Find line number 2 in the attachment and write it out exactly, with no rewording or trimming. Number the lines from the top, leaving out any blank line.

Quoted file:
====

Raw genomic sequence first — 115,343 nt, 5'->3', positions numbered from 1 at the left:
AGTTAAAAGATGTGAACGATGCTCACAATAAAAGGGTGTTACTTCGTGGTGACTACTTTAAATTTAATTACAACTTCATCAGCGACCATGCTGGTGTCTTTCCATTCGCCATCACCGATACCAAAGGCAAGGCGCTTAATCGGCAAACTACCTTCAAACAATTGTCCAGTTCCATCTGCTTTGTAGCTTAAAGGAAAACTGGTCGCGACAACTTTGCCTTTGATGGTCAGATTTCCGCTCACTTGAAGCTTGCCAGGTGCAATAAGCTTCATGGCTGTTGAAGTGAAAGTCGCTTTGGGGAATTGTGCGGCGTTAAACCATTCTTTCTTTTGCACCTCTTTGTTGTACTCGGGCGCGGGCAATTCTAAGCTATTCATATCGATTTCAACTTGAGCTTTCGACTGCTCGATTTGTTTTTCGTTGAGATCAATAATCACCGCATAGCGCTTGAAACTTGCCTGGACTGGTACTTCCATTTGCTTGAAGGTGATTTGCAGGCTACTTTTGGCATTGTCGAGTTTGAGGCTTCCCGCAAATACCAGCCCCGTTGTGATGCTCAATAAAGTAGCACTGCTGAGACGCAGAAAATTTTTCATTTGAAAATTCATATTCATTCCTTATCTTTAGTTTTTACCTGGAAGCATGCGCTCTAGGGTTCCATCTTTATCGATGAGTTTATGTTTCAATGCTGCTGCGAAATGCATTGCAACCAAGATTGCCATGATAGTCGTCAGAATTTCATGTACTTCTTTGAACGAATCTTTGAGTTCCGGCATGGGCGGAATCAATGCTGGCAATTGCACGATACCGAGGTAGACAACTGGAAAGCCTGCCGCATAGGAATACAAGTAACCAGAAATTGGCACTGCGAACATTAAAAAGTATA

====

AGTTAAAAGATGTGAACGATGCTCACAATAAAAGGGTGTTACTTCGTGGTGACTACTTTAAATTTAATTACAACTTCATCAGCGACCATGCTGGTGTCTTTCCATTCGCCATCACCGATACCAAAGGCAAGGCGCTTAATCGGCAAACTACCTTCAAACAATTGTCCAGTTCCATCTGCTTTGTAGCTTAAAGGAAAACTGGTCGCGACAACTTTGCCTTTGATGGTCAGATTTCCGCTCACTTGAAGCTTGCCAGGTGCAATAAGCTTCATGGCTGTTGAAGTGAAAGTCGCTTTGGGGAATTGTGCGGCGTTAAACCATTCTTTCTTTTGCACCTCTTTGTTGTACTCGGGCGCGGGCAATTCTAAGCTATTCATATCGATTTCAACTTGAGCTTTCGACTGCTCGATTTGTTTTTCGTTGAGATCAATAATCACCGCATAGCGCTTGAAACTTGCCTGGACTGGTACTTCCATTTGCTTGAAGGTGATTTGCAGGCTACTTTTGGCATTGTCGAGTTTGAGGCTTCCCGCAAATACCAGCCCCGTTGTGATGCTCAATAAAGTAGCACTGCTGAGACGCAGAAAATTTTTCATTTGAAAATTCATATTCATTCCTTATCTTTAGTTTTTACCTGGAAGCATGCGCTCTAGGGTTCCATCTTTATCGATGAGTTTATGTTTCAATGCTGCTGCGAAATGCATTGCAACCAAGATTGCCATGATAGTCGTCAGAATTTCATGTACTTCTTTGAACGAATCTTTGAGTTCCGGCATGGGCGGAATCAATGCTGGCAATTGCACGATACCGAGGTAGACAACTGGAAAGCCTGCCGCATAGGAATACAAGTAACCAGAAATTGGCACTGCGAACATTAAAAAGTATA